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HSBC counts cost of emerging market success
February 27, 2012 / 12:13 AM / in 6 years

HSBC counts cost of emerging market success

LONDON (Reuters) - HSBC Holdings Plc (HSBA.L) said a $1 billion increase in its wages bill in Brazil, China and other emerging markets was the price of avoiding the stagnant growth which has dogged some rival lenders more dependent on Europe.

Posting a pretax profit just shy of $22 billion, the largest in 2011 by a western bank, HSBC (0005.HK) said on Monday it was confident growth in Asia, Latin America and the Middle East would continue to offset sluggish conditions in Europe.

However, with costs rising 10 percent in 2011, due partly to surging wages in emerging markets, Chief Executive Stuart Gulliver told reporters it would be a challenge to meet the bank’s 2013 target for reducing costs as a proportion of income.

Banks across Europe have been posting hefty losses as the euro zone sovereign debt crisis has hit their trading profits, and as they strive to meet tough new rules aimed at preventing a repeat of the 2007-09 banking crisis.

HSBC, Europe’s biggest bank and which makes over three quarters of its profits outside Europe and north America, has been relatively unscathed thanks to its strength in faster-growing emerging markets.

It said it expected that trend to continue, despite fears some of these economies were overheating and could see an abrupt slowdown.

“We remain comfortable with the (outlook in) emerging markets and are confident that GDP growth in emerging markets will be positive and China will have a soft landing,” Gulliver said.

In contrast, the euro zone economy would flatline this year, with “marked recessions” in some southern countries, he added.

HSBC, with 89 million customers in 85 countries, said pretax profit rose 15 percent to $21.9 billion in 2011 compared with a forecast for $22.2 billion in a Reuters poll.

The figure fell short of the group’s record profit of $24.2 billion in 2007, but beat all other western banks that have reported so far for last year, including U.S. rival J.P. Morgan (JPM.N), which made $19 billion.

The world’s most profitable banks in recent years have been Chinese groups ICBC (1398.HK), which made a 215 billion yuan ($34.2 billion) pretax profit in 2010, and China Construction Bank (0939.HK), which made 175 billion yuan ($27.8 billion).

HSBC’s profit was boosted by a $3.9 billion accounting gain on the value of its debt. Stripping that out, underlying pretax profit fell 6 percent to $17.7 billion.

At 1415 GMT, HSBC shares in London were down 4 percent at 551.9 pence, lagging a 1 percent decline in the UK's benchmark FTSE 100 index .FTSE. The shares have beaten the STOXX Europe 600 banking index .SX7P by 15 percent over the past year.

“There’s a slight miss (on profits) and the market isn’t that impressed with the message on costs,” said Alex Potter, analyst at Berenberg Bank.

An HSBC bank branch is seen near the Burj Khalifa tower in Dubai, February 5, 2012. REUTERS/Jumana El Heloueh

WAGES AND BONUSES

HSBC said it paid out $4.2 billion in bonuses, down 2 percent on 2010. Banks are coming under intense pressure from politicians and the public to rein in pay awards because of the role of the sector in the world’s economic problems.

Gulliver was paid 8 million pounds ($12.7 million) last year - including a 2.2 million bonus - down from 8.4 million in 2010, when he ran HSBC’s investment bank. Another banker, whom HSBC declined to name, netted 7 million pounds, while 192 employees were paid over 1 million pounds each, including 64 in Britain.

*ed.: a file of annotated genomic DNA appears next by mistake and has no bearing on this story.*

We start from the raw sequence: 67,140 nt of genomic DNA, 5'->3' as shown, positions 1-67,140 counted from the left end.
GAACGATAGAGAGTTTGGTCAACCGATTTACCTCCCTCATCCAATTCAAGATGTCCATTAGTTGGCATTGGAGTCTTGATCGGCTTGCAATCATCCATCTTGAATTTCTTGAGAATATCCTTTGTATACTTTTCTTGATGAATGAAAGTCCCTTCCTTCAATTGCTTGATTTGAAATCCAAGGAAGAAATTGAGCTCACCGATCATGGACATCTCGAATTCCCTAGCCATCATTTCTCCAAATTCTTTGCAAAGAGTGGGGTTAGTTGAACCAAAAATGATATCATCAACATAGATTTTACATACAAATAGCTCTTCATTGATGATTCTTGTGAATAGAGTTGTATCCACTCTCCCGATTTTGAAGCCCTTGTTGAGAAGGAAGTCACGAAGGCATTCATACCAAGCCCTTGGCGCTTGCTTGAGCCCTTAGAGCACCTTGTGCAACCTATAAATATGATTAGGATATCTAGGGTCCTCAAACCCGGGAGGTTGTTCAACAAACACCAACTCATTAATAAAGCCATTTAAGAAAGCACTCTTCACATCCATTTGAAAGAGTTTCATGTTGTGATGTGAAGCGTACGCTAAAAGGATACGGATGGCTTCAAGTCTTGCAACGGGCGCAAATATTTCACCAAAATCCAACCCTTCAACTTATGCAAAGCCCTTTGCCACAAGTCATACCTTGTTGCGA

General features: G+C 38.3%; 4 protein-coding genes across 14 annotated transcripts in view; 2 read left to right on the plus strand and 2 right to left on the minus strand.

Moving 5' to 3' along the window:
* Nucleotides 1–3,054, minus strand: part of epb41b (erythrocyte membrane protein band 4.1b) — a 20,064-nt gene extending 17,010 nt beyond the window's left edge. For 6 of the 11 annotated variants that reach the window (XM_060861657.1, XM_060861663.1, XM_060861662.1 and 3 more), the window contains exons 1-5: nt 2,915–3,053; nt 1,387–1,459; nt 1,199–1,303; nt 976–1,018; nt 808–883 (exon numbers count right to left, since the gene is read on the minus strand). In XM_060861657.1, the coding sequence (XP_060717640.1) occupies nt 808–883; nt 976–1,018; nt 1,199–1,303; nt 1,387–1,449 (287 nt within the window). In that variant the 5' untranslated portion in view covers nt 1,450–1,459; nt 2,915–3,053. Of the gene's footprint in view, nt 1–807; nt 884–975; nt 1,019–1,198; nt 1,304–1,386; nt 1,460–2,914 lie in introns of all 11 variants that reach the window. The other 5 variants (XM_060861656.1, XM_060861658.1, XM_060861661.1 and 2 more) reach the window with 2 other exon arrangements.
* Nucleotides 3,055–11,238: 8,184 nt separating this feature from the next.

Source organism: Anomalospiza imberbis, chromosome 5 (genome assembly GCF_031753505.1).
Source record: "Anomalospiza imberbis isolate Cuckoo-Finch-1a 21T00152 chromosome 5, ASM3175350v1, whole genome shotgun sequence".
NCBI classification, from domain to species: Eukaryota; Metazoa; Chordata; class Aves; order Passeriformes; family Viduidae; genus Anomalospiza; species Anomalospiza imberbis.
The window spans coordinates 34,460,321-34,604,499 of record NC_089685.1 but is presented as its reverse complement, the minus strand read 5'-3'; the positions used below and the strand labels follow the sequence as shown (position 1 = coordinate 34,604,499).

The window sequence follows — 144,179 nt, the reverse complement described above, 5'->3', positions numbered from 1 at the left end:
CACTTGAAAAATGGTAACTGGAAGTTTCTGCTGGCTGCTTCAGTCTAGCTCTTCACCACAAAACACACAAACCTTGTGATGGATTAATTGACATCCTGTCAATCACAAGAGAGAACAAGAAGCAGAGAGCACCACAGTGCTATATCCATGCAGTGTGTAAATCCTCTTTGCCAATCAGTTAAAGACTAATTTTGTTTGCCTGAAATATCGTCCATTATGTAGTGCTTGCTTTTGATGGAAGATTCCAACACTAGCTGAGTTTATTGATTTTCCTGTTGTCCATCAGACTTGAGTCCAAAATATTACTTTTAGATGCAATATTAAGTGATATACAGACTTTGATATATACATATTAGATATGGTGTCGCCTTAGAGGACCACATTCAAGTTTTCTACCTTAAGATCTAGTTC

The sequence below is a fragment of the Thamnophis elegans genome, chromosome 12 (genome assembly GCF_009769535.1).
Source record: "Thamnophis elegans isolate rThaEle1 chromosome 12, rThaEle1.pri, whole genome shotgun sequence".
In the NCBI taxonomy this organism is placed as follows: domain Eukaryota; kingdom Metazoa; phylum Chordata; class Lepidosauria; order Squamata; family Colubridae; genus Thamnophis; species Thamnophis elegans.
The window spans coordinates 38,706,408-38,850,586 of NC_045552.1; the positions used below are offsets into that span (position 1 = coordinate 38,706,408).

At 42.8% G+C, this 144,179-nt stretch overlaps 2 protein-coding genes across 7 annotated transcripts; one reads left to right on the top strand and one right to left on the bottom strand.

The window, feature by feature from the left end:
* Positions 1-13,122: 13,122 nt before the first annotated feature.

Gulliver said HSBC would continue to pay competitively, particularly in emerging markets, as the growth being delivered made the investment worthwhile.

“Wage price inflation and competition for staff is very high. We are not the only people to work out that the emerging markets have high GDP growth and there’s a limited pool of talent,” he said on a conference call.

While HSBC remained on track to hit its return on equity target of 12 to 15 percent by the end of 2013, it would be a “challenge” to achieve its cost-to-income goal of 48 to 52 percent by then, Gulliver said, adding this was mainly due to a difficult macro-economic backdrop.

The cost-to-income ratio deteriorated to 61 percent in 2011 from 55.6 percent the year before for its underlying business.

Gulliver said HSBC would offset some of the pressure by redoubling its cost-cutting efforts elsewhere in the business and said it was confident of hitting the upper end of its $2.5-$3.5 billion annual cost-savings range.

In the last year HSBC has cut 11,000 jobs and sold 19 businesses as part of Gulliver’s business plan. Deals already struck will cut $50 billion in risk-weighted assets from its balance sheet.

“This is a redesigning of the group, not a shrinkage. It’s to get ourselves on the front foot,” Gulliver said.

HSBC, which lifted its 2011 dividend by 14 percent to 41 cents a share, said profit at its investment bank fell 24 percent to $7 billion as the euro zone debt crisis slowed capital markets activity in the second half of the year.

Loan impairment charges and other credit risk-related provisions, however, fell $1.9 billion to $12.1 billion.

HSBC’s star division was commercial banking, where profits jumped 31 percent to $7.9 billion. In a throwback to its roots as a bank specializing in trade finance, last year’s growth was led by increased business in Brazil, Hong Kong, China, Mexico, Argentina and Singapore.

($1 = 0.6306 British pounds)

($1 = 6.2978 Chinese yuan)

Additional reporting by Sudip Kar-Gupta and Kelvin Soh; Writing by Mark Potter; Editing by David Holmes

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